Home » Exhibitions » Exhibition Review : Michelangelo and Sebastiano at the National Gallery – 15th March to 25th June 2017

Exhibition Review : Michelangelo and Sebastiano at the National Gallery – 15th March to 25th June 2017


The National Gallery presents the first ever exhibition which explores the creative partnership between Michelangelo (1475-1564) and Sebastiano del Piombo (1455-1547).

The exhibition features loans from some of the most prestigious art galleries in the world including the only marble sculpture by Michelangelo in Great Britain – The Virgin and Child with the Infant St John, also known as the Taddei Tondo from the Royal Academy, some of the paintings and objects have not left their collections for centuries. There are around seventy works in the exhibition including paintings, drawings, sculptures and letters related to Michelangelo and Sebastiano.

It was in 1511, Sebastiano, a talented Venetian painter, arrived in Rome. He met Michelangelo, who was working on the Sistine Chapel ceiling at the time and the two quickly became friends. The friendship developed into a working collaboration with Michelangelo providing drawings and conceptual ideas. The work produced by Michelangelo and Sebastiano rivalled the work of rival Raphael who had dominated painting in Rome in this period. The friendship between the two artists lasted over twenty-five years before they fell out apparently arguing over a painting technique

One of the highlights of the exhibition is the Lamentation over the Dead Christ, also known as the Viterbo Pietà (about 1512–16). This painting was Michelangelo and Sebastiano’s first collaboration and represents their combined vision of a large-scale nocturnal landscape. The Lamentation will be united with Sebastiano’s Christ’s Descent into Limbo (1516) from the Museo del Prado, Madrid, and Francisco Ribalta’s 17th-century copy of Sebastiano’s lost Christ Appearing to the Apostles. The three paintings will be presented in their original triptych format for the first time since they were separated in 1646.

The success of the Viterbo Pietà led to two major commissions, both of which were completed with the help of Michelangelo, the decoration of the Borgherini Chapel in S. Pietro in Montorio, Rome (1516–24) and The Raising of Lazarus (1517–19).

The exhibition includes a three-dimensional reproduction of the Borgherini Chapel in S. Pietro in Montorio, Rome created using state of the art digital imaging and reconstruction techniques.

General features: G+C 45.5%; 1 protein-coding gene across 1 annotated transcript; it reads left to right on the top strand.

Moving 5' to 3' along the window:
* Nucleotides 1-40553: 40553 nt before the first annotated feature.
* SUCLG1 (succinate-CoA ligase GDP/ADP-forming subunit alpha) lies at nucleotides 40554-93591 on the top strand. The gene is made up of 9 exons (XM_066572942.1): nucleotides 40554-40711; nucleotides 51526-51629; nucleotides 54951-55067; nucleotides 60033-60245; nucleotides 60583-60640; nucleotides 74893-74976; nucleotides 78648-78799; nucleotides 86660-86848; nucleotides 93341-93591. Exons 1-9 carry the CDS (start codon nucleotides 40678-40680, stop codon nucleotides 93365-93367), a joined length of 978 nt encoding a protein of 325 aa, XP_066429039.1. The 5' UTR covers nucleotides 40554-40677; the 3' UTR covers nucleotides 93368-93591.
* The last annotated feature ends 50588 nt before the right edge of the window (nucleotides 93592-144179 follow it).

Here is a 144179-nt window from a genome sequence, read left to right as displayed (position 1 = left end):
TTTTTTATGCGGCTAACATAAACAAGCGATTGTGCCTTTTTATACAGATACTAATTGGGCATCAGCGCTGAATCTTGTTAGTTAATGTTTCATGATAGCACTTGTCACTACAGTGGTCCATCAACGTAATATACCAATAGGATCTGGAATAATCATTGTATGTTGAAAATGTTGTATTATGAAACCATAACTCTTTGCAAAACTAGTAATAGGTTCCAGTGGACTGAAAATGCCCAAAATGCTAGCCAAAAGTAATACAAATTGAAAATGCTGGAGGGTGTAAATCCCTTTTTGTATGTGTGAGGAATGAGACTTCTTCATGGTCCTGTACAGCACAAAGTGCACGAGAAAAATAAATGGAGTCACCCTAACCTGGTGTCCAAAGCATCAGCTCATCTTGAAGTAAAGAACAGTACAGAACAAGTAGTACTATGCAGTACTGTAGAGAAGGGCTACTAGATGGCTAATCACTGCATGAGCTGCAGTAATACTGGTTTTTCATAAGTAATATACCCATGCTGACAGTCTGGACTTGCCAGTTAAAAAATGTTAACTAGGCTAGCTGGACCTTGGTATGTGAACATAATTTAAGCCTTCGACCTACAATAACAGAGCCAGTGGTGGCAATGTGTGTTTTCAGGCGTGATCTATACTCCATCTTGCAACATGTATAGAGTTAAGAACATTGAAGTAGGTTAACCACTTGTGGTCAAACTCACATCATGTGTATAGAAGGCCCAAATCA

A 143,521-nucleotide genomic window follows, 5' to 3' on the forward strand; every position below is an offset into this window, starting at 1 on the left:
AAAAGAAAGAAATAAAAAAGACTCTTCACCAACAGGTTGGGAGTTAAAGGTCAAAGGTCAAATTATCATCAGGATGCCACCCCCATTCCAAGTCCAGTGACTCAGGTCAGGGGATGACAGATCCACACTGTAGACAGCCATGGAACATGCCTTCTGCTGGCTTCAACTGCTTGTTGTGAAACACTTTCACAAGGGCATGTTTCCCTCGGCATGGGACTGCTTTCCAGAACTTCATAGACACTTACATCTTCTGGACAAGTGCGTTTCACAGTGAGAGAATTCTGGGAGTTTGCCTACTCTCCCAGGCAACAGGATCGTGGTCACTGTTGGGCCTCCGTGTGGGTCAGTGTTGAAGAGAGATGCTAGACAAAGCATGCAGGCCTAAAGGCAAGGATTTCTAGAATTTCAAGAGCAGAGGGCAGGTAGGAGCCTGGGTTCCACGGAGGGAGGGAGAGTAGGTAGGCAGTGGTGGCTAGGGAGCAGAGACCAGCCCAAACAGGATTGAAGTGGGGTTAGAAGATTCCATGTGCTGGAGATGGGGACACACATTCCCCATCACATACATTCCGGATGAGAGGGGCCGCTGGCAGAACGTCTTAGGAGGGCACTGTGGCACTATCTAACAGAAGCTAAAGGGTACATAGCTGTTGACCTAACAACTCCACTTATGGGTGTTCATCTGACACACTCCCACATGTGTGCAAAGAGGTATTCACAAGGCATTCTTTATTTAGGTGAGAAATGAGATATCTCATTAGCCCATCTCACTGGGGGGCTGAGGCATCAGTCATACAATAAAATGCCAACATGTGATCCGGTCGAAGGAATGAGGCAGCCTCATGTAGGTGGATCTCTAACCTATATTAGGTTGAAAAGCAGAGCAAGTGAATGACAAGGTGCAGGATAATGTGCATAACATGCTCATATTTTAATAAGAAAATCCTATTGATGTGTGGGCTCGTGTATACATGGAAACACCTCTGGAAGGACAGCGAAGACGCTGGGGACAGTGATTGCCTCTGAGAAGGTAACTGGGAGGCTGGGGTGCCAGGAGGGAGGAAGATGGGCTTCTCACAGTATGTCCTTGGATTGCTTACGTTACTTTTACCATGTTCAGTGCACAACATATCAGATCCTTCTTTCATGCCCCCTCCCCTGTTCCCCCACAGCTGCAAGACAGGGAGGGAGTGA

The Raising of Lazarus is an important part of the National Gallery history becoming part of the foundational group of paintings in the Gallery in 1824, where it was given the very first inventory number, NG1. Scientific research on The Raising of Lazarus suggests that Sebastiano’s contribution to be more substantial than previously assumed with Michelangelo revising drawing at a relatively advanced stage.

Among other exhibition highlights is The Risen Christ by Michelangelo, a larger-than-life-size marble statue carved by Michelangelo in 1514–15 lent by the Church of S. Vincenzo Martire, Bassano Romano (Italy). The Risen Christ will be shown with a 19th-century plaster cast after Michelangelo’s second version of the same subject (1528–21), which usually resides in the S. Maria sopra Minerva, Rome.

Sebastiano’s Visitation from the Louvre, Paris, and the Lamentation over the Dead Christ from the State Hermitage Museum, St Petersburg, leave their collections for the first time to travel to the exhibition.

This fascinating exhibition charts the two artists friendship against the background of considerable political, religious and social turmoil in Italy. Whilst Michelangelo’s reputation is still strong , Sebastiano has been largely forgotten under the assumption that he played a minor role in the collaborations with his more well-known partner. This exhibition goes some way to reappraise the importance of an artist considered the equal of Raphael in his time.

Our Video Review available here

Visiting London Guide Rating – Highly Recommended

For more information, visit the National Gallery website here

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